Visit this post to learn more about the difference between AR and FR clothing.
Chances are, if you have employees who wear FR clothing, you also have some who wear AR clothing. You’ll need to consider safe options for embroidering both types of clothing.
What are the standards on logos and embroidery?
Currently, there are no OSHA regulations that prohibit the use of logos, name tags, or other emblems on FR Clothing. However, OSHA issued a letter of interpretation on the subject of embroidery for this type of clothing. The letter explains that the employer is responsible for determining whether or not such accessories will be allowed.
Here’s an excerpt from that letter:
“OSHA's standard at Section 1910.269(l)(8)(iii) requires that employees, who are exposed to flames or electric arcs, wear clothing that doesn't increase the extent of any injury sustained by the employee. That provision does not specify the construction methods or materials (including the embroidery) of the clothing, but it does list fabrics, including blends, that are prohibited (e.g., acetate, nylon, polyester, rayon) unless the employer can prove that the clothing made of these fabrics is worn in such a manner as to eliminate the hazard involved.”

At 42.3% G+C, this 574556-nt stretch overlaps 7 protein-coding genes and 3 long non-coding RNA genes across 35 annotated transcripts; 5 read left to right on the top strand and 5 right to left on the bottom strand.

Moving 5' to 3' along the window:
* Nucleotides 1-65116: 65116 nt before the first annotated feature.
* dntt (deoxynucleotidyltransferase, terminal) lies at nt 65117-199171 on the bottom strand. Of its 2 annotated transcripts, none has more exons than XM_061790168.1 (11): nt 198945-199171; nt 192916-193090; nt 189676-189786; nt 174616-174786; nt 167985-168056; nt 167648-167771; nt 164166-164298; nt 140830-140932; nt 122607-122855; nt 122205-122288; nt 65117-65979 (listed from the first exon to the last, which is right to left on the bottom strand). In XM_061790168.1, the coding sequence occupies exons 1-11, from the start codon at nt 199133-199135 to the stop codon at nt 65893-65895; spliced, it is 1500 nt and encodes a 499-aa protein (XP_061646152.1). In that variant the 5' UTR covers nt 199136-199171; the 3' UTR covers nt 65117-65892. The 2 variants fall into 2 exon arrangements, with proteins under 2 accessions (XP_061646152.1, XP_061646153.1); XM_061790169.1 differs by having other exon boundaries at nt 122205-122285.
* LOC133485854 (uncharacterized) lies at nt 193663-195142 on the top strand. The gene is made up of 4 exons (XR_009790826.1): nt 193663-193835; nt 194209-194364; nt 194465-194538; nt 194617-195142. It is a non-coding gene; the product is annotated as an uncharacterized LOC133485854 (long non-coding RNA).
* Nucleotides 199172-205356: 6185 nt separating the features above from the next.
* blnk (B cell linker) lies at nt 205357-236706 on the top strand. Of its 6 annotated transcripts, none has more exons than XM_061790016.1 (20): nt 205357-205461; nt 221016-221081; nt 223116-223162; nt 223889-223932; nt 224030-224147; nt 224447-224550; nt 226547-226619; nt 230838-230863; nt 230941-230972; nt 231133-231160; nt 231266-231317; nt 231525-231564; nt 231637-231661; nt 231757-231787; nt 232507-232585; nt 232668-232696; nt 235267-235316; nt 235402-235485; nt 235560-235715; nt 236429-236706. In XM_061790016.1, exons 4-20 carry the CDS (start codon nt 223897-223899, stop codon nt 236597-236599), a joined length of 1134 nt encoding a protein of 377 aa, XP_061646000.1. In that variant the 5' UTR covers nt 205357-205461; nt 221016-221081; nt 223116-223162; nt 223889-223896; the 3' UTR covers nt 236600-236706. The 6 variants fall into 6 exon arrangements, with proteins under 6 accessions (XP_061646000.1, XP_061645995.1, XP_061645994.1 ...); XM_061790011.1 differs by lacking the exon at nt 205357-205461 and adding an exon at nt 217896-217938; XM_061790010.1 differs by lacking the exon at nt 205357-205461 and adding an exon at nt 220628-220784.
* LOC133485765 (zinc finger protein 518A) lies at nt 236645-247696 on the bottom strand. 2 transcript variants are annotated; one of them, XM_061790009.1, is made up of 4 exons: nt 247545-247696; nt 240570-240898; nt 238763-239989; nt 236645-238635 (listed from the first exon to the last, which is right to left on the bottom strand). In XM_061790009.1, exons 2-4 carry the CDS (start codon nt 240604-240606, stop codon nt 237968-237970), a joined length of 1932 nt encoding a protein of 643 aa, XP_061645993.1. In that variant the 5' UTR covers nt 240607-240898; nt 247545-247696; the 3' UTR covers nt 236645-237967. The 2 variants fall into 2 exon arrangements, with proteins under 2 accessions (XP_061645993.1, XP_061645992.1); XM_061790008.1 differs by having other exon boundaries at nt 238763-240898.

Here’s the standard that the letter refers to:1910.269(l)(8)(iii)
- The employer shall ensure that each employee who is exposed to hazards from flames or electric arcs does not wear clothing that could melt onto his or her skin or that could ignite and continue to burn when exposed to flames or the heat energy estimated under paragraph (l)(8)(ii) of this section.
- Note to paragraph (l)(8)(iii) of this section: This paragraph prohibits clothing made from acetate, nylon, polyester, rayon and polypropylene, either alone or in blends, unless the employer demonstrates that the fabric has been treated to withstand the conditions that may be encountered by the employee or that the employee wears the clothing in such a manner as to eliminate the hazard involved.